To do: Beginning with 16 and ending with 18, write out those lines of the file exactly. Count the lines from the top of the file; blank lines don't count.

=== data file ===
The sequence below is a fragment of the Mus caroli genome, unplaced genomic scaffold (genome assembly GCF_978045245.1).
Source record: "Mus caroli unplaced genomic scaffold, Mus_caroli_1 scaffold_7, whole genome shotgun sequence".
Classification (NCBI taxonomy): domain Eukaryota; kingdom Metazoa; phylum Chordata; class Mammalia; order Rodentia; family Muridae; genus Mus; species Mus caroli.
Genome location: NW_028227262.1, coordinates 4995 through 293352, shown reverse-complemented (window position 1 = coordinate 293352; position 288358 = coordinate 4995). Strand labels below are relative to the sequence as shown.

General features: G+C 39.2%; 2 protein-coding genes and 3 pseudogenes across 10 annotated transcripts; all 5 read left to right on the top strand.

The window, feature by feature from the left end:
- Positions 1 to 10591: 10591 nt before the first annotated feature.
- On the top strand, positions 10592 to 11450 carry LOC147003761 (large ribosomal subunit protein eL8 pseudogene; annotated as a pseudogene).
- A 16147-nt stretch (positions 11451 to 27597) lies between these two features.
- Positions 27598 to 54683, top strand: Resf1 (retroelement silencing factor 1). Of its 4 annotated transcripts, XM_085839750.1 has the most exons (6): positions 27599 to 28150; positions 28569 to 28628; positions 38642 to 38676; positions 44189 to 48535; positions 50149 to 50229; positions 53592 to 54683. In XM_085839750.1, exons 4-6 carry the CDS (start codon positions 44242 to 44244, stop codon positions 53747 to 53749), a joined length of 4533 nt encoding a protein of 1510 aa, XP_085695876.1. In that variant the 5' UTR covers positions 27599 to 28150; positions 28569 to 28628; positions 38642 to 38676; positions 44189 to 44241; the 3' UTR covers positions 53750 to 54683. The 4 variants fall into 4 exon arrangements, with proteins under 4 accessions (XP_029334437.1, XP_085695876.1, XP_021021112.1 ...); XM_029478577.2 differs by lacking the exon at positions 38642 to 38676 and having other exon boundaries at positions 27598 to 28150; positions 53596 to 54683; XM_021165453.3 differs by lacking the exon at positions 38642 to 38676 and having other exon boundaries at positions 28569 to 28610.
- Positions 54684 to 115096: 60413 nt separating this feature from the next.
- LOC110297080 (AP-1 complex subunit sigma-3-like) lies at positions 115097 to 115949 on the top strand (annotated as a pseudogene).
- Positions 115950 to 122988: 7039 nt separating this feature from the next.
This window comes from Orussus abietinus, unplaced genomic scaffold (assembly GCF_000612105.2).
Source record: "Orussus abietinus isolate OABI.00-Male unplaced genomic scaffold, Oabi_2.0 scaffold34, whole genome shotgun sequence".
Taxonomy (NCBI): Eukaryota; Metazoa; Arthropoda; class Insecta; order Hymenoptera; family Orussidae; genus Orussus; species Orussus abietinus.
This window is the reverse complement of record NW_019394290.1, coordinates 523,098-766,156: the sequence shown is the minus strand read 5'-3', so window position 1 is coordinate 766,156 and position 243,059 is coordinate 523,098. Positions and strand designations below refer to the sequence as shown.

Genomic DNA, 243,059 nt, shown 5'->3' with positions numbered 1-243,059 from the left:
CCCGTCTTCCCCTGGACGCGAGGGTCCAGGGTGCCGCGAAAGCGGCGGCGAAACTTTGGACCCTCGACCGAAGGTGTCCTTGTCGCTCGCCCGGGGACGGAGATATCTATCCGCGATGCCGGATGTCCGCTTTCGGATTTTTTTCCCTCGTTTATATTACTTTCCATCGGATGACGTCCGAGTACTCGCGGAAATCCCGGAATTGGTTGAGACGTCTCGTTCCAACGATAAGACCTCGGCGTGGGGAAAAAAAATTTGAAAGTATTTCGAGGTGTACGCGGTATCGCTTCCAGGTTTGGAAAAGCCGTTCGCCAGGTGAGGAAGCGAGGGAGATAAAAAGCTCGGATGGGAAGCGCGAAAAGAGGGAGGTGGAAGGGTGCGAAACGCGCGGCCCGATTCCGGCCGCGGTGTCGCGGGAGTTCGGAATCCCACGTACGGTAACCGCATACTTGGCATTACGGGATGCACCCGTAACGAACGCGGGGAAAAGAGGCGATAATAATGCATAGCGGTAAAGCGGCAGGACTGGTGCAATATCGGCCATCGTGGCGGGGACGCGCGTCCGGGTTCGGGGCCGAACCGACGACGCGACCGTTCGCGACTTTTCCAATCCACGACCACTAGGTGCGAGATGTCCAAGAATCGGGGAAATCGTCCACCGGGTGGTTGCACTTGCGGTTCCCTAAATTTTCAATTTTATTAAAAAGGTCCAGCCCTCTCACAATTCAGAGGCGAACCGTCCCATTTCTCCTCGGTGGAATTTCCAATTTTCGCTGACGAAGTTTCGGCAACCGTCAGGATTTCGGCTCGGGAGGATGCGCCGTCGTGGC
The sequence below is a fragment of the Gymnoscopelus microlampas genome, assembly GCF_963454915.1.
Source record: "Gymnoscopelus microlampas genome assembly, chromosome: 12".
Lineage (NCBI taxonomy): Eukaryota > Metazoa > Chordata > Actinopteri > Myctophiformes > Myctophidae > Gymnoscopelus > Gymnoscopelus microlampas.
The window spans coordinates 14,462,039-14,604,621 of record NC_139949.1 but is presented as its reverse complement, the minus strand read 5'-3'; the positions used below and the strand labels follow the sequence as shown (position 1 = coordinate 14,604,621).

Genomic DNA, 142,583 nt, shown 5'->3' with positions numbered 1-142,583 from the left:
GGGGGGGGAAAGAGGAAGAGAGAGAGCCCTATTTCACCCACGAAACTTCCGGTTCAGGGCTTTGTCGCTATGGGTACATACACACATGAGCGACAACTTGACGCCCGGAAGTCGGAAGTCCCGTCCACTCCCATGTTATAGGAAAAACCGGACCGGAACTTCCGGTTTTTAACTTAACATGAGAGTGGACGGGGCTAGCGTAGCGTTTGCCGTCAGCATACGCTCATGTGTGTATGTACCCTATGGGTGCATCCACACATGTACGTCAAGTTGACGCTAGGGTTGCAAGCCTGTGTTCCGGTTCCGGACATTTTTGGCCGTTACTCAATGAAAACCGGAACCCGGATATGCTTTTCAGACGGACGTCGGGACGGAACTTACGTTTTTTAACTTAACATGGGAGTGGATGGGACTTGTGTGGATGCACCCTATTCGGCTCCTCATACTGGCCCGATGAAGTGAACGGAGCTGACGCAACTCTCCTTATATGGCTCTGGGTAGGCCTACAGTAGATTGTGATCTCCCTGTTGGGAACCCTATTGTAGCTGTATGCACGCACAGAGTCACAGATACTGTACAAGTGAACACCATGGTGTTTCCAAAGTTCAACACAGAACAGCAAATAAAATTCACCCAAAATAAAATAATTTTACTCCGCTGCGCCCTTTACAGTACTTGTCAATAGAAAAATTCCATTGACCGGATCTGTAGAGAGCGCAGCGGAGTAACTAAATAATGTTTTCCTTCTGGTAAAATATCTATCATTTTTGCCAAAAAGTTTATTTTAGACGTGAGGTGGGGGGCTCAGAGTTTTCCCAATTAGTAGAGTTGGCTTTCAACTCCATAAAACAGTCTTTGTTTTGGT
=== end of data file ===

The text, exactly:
Taxonomy (NCBI): Eukaryota; Metazoa; Arthropoda; class Insecta; order Hymenoptera; family Orussidae; genus Orussus; species Orussus abietinus.
This window is the reverse complement of record NW_019394290.1, coordinates 523,098-766,156: the sequence shown is the minus strand read 5'-3', so window position 1 is coordinate 766,156 and position 243,059 is coordinate 523,098. Positions and strand designations below refer to the sequence as shown.

Genomic DNA, 243,059 nt, shown 5'->3' with positions numbered 1-243,059 from the left: